He lowered his snout into the scrub grass, trying to catch the scent of his quarry again as he moved up the hill. If Ephraim were honest, he’d have to admit he kind of missed hunting with Daniel. The guy might be a flapdoodle, but he was good company, and occasionally fun to be around. When he wasn’t drinking. Ephraim’s wolf wanted Daniel to heal soon so they could romp the wilds of Unalaska together with the other guys.
Although, with most of the crew now mated up, Adam and Millie, Ben with Cassie, Caleb (who still couldn’t sing worth a darn) and Sarah, and Daniel and Liza, Ephraim was finding himself hunting and romping solo more than usual. Frank, the enigmatic New Zealander, never joined them when they shifted and had never really explained why. But they’d let him be. The big-hearted man would share his shifter story when he was ready.
Ephraim dropped to his hindquarters and lifted a back paw to scratch the spot where some darn flea had nibbled his neck. While he itched away, he resorted to his favorite game: guess what critter Frank harbored inside. He tried to picture him as a gorilla or panther, but couldn’t see it. Based on the guy’s bulk, his animal had to be big. Maybe a dragon. That would be super cool. But then again, he could be a tiny gopher. The man was a puzzle for sure.
Ephraim had always been somewhat of a loner when he’d shifted. His adoptive mom and dad weren’t shifters, so when it came time for his first shift, they couldn’t do much more than be supportive as he went through it. They’d paid an old-timer named Bobbin from the foothills outside of Fairbanks to help, but Bobbin had stopped shifting himself about ten years earlier. The fella had kept Eph company through his first shift but wasn’t there in animal form with him. Just talked Eph through the terrifying, painful experience, promising him it would get better each time. The shift back had sucked as well, especially when Bobbin smacked him on the snout to get his attention. When Eph shifted back, sobbing and screaming, Bobbin had draped a smelly old horse blanket over him and told him to suck it up.
Bobbin hadn’t lied. It had gotten easier. Shifting with his crew the first time had been a rush like none other.
Shaking away the memories, Ephraim stopped scratching and shook out his pelt. The others had all wandered or flown away, so Eph trotted down the hill that led to the shack he’d called home since the beginning of the year. That first month or so had been rough with the guys arguing the whole time. And the god-awful cramped living space. But as soon as they voted for Adam as alpha, life had turned a corner toward normal. Well, almost normal. They’d become a true crew, fighting like brothers still, but working harder at getting along. Slowly, as the guys started finding mates, they all became more grounded. Ben had quit talking about leaving and Caleb had started taking lessons on the guitar so the noise coming from the instrument was less like cats mating and more like music. Daniel had stopped drinking like he expected the world to end.
Ah, the things the love of a woman could do.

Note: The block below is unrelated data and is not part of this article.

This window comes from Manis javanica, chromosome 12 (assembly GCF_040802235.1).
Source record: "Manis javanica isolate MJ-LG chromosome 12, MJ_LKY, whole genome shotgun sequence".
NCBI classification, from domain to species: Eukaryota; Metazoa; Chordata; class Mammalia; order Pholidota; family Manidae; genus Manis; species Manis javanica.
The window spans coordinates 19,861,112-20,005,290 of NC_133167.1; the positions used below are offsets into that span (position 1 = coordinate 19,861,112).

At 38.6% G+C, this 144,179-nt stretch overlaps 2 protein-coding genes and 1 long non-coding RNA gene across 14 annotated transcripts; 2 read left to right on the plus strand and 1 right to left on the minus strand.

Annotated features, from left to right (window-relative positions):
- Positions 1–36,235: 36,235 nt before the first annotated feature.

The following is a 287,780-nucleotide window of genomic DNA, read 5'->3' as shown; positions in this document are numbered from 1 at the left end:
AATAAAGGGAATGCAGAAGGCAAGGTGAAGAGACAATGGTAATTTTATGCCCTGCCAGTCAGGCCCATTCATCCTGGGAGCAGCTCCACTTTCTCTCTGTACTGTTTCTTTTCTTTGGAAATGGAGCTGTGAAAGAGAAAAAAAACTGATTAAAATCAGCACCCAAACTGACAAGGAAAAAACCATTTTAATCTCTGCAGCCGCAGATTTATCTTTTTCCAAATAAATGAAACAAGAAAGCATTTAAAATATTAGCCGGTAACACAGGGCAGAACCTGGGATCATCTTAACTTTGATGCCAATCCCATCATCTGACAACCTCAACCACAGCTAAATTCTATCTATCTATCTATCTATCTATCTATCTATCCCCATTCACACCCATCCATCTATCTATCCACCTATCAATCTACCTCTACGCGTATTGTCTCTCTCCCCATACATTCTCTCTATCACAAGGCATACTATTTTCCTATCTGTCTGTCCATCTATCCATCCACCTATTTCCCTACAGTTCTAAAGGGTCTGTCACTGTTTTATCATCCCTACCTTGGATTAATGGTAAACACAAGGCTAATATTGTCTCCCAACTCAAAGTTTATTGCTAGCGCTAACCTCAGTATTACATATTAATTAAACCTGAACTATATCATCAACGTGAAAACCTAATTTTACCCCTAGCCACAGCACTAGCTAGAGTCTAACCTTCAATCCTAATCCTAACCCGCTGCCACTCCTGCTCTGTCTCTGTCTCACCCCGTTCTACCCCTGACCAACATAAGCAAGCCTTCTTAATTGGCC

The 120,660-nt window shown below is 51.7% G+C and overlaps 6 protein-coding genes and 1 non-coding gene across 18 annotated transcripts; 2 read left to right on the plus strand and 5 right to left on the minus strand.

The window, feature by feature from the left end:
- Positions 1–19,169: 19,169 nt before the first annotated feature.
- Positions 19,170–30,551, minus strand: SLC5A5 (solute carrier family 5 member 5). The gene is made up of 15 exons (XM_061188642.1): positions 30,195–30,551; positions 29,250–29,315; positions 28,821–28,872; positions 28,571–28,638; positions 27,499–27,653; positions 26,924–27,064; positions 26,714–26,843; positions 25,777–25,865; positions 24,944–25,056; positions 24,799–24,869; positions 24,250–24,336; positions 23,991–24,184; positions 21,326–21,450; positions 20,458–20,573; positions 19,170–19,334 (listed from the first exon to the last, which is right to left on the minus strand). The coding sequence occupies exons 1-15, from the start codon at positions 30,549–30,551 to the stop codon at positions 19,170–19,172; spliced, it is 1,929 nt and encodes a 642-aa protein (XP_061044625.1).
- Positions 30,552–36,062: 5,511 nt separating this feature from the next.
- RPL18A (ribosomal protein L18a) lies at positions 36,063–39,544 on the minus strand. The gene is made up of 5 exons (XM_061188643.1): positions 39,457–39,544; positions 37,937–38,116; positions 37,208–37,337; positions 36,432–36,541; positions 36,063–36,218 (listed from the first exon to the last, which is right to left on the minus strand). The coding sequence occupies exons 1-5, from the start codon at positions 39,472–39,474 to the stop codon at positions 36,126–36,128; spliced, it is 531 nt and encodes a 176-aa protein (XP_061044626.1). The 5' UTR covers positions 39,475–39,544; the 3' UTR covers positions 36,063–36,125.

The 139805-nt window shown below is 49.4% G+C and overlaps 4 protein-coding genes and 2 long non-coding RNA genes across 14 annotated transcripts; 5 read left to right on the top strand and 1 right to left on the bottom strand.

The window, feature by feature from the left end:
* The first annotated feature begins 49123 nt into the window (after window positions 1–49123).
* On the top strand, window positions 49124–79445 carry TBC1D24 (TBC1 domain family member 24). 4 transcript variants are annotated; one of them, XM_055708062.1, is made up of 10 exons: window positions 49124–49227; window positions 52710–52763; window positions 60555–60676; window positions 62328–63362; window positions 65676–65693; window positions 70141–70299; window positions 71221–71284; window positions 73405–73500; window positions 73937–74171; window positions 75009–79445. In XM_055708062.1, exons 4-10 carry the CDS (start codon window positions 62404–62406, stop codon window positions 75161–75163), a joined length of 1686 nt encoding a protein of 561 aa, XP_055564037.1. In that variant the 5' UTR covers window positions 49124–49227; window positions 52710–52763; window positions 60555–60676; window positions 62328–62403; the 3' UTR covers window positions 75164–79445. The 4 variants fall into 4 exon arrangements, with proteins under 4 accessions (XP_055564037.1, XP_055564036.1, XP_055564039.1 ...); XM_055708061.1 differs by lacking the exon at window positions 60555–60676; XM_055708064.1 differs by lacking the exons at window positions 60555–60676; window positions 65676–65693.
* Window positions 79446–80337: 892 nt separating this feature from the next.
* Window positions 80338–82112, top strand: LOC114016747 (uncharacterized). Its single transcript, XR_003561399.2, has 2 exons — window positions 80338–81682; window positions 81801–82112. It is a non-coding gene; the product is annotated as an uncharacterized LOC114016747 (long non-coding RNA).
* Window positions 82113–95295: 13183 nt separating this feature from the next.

The wolf lowered his head as he slogged along. He’d felt lonely and blue the last few weeks. It wasn’t in his nature to be depressed, but darned if he didn’t feel a little melancholy. Especially when he sat like a dingleberry with the other couples around the fire. He doubted he’d ever find a woman he could love that way. He’d always been awkward and shy around females growing up. It was easier to bury his nose in a book and live in a make-believe world than it was to talk to a girl. To be fair, it was still easier. Even talking to Millie who, swear to God, had to have kissed the Blarney Stone, could be grim. He secretly wished for cotton to stuff in his ears whenever she trimmed his hair. She didn’t stop talking, but it was usually okay. She didn’t really require him to answer.
It wasn’t only that he couldn’t converse with girls easily. It was his utter lack of confidence in his ability to be a protective mate if he ever found the right woman.
A breeze ruffled his fur, bringing with it the scent of the bay and the water…and something else. The fur on his neck stood up, and a shiver rushed through him. That smell, a scent familiar from his days in high school in Fairbanks. One he’d never forget because, well, it was something a guy never forgot. He lifted his snout and inhaled deeply, so deeply he got a bit dizzy.
Why here, in this place, that smelled like the tundra, fresh air, the harbor, and fish? The smell of wild violets and vanilla didn’t belong here.
With his nose in the air, he followed the scent, eager and nervous at the same time. The aroma tickled his hackles and made his ears quiver.
He trotted through the deserted downtown streets, sticking to the shadows, chasing the scent toward the harbor. He passed the general store and Amelia’s Restaurant. The smell grew stronger as he turned toward the Grand Hotel.
His entire body was vibrating with memories and a need so intense it stole his breath. He’d never felt this before, not as a wolf or a man. It was as if the scent, so sweet and delicious, was consuming him. Just beyond the front door of the fanciest hotel in Unalaska, the smell was so strong it washed away all other scents, lingering in the air like perfume.
A light flared in an open window on the second floor, and movement flickered behind the flimsy material fluttering in the breeze that had carried the scent to him and drawn him here. A hand appeared from within the room and slid the window shut, diminishing the scent slightly. Then heavy drapes were dragged across the gauze curtain, dimming the light and closing out the world.
But Ephraim didn’t need to see to know.
It was her.
His first love.